Please enjoy a D’var Torah this week from Rebecca Nadis, Rosh Omanuyot HaBamah (Performing Arts). Rebecca teaches Jewish Studies and Social Studies at the Rochelle Zell Jewish High School in Deerfield, Illinois. Reflections on Parashat Beshalach by Rebecca Nadis
During each of the eight weeks of camp, in the final moments of Shabbat, many of us gather together for Seudah Shlishit (literally: the third meal) singing in Chadar Ochel Gimel (the Dining Hall for our oldest campers, senior staff, and guests) to accompany the spirit of Shabbat as it leaves us until its return the next Friday. Chanichim (campers) and Chavrei Tzevet (staff members) sit shoulder to shoulder around freshly cleared tables and spend the last hour of Shabbat in song. We sing of protective angels, building sanctuaries of holiness in our hearts and our love for all of the people of Israel. As the last strands of sunlight slip down beyond Lake Buckatabon, someone calls out “Number 40,” signaling the group to turn to the final song on our song sheet. Every week, without fail, we end our Shabbat with six words that were first sung in this week’s parasha (Torah reading).
Song Number 40 is עזי וזמרת יה, ויהי לי לישועה״.” Ozi v’zimryat yah, vay’hi li liy’shu’a – “God is my strength and my song; God will be my salvation.” “Ozi” as it’s more commonly known at camp, is taken from Shirat Hayam, The Song of the Sea (Exodus 15). This is the song sung by Moses and B’nai Israel (the Children of Israel) as they stood on the far bank of the Sea of Reeds, having crossed to safety and to the possibility of lasting freedom. Shirat Hayam serves as a kind of window into the hearts and minds of our ancestors and what they might have been feeling at that moment. Did they feel relief at having escaped the Egyptian’s pursuing chariots? Maybe some felt triumph and a kind of satisfaction at the destruction that befell their former masters? Perhaps others simply felt wonder and joy at the miracle in which they had just taken part.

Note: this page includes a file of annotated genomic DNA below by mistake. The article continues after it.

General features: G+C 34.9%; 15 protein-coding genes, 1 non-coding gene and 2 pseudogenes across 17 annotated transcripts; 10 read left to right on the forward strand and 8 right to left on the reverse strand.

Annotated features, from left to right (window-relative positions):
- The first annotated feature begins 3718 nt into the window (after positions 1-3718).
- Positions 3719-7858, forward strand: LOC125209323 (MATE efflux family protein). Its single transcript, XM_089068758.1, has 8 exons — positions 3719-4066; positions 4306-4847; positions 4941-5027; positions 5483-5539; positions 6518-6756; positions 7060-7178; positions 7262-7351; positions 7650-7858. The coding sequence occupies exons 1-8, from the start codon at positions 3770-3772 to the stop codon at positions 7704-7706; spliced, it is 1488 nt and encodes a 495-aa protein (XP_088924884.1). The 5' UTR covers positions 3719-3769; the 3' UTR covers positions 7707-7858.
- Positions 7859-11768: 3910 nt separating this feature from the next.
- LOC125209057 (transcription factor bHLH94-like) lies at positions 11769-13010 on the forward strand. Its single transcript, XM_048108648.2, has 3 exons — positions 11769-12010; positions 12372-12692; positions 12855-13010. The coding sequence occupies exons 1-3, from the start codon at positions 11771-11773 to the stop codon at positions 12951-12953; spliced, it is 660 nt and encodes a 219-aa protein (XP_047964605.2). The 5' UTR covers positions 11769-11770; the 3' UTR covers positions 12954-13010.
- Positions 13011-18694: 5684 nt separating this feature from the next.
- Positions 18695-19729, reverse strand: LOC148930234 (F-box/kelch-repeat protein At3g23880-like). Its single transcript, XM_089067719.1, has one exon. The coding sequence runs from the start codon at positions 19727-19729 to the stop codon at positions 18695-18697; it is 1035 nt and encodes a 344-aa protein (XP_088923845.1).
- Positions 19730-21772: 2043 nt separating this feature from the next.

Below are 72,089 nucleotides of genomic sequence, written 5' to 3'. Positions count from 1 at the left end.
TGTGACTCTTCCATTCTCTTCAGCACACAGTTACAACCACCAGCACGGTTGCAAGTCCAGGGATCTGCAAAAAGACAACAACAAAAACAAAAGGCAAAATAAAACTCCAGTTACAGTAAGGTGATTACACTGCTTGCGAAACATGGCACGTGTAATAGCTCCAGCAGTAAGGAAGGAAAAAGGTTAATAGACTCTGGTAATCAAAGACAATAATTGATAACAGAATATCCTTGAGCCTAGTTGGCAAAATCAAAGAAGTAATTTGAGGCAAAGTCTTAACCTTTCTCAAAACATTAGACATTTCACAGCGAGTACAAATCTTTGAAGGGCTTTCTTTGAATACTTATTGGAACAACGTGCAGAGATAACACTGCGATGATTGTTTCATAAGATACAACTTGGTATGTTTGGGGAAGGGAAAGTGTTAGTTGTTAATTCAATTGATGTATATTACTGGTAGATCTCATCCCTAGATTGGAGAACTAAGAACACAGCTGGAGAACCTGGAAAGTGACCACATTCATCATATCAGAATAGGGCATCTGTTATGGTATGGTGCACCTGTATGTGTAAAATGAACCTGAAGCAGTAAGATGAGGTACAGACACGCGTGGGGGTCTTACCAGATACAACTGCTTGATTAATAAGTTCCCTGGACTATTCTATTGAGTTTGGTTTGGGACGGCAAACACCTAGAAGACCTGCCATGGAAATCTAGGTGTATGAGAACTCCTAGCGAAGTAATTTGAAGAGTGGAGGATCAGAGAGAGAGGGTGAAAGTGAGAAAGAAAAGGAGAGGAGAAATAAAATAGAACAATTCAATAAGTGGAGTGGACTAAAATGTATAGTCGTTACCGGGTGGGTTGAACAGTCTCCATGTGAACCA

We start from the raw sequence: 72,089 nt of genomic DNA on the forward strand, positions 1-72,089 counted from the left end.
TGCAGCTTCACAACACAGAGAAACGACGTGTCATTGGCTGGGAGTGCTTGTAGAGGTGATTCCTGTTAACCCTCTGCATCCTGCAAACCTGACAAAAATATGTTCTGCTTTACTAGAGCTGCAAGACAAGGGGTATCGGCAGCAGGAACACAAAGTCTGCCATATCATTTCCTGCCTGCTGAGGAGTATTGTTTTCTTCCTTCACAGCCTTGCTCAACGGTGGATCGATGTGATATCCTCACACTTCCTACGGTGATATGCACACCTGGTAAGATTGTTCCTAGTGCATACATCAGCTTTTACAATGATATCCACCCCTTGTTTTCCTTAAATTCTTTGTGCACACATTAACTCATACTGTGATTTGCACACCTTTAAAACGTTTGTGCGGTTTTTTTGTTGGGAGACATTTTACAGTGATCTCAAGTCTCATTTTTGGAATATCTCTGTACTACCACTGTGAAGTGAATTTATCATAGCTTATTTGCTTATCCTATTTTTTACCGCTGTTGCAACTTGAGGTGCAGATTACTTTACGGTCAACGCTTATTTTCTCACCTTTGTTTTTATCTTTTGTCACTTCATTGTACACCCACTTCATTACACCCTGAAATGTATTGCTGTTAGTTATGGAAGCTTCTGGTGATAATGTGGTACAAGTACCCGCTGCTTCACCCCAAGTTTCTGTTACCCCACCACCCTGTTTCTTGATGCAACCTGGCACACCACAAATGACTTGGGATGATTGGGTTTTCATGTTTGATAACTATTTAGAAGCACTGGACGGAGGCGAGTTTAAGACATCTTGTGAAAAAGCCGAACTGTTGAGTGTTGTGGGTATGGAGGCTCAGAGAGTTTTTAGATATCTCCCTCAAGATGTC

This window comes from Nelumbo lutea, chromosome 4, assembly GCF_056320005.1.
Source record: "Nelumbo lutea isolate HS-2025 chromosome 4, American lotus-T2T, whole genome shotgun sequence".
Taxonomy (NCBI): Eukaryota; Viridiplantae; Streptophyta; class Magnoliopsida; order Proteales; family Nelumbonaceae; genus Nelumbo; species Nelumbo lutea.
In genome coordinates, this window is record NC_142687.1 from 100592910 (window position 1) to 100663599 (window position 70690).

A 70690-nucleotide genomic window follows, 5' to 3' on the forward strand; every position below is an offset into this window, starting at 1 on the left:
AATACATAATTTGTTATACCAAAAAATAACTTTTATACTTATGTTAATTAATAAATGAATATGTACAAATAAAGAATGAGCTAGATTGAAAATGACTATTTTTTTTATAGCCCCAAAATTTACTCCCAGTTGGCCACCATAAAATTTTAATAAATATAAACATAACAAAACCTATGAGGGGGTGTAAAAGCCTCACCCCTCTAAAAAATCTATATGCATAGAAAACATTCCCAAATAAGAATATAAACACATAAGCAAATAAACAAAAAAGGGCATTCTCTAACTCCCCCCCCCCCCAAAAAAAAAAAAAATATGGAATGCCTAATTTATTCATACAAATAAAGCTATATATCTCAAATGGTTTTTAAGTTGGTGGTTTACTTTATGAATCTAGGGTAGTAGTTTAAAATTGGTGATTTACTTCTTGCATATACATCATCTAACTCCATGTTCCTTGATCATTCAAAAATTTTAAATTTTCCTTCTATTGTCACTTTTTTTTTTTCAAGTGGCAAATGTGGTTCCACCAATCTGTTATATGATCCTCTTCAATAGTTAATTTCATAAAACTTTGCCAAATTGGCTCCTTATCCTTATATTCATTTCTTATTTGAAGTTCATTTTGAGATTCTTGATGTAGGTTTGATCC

Music and song have the power to transport us into the heart of the experience they were written to capture. The joy, or relief, or triumph that Moses and B’nai Israel felt at that moment is infused in every line of Shirat Hayam, and when we tap into the words and the music, that experience can infuse us too. We can feel just a small part of what they felt then, standing on the shores, in the aftermath of perhaps God’s greatest miracle.
At camp, we have many wonderful opportunities to experience the many facets of Jewish life through creativity, adventure and community. Each time I sit down at one of those tables in the Chadar Ochel (Dining Hall) on Saturday evening, I know I will be swept away by the tide of voices that rise in song all around me. When I join with those voices in singing Ozi, I help recreate, for all of us, a glimpse into this moment of miracle in our parashah. Perhaps, just as B’nai Israel sang in praise to God for the miracle of the Sea of Reeds, we who sing Ozi at the conclusion of every Shabbat are giving thanks for the miracle of having been together for another Shabbat, and praying for many more to come together.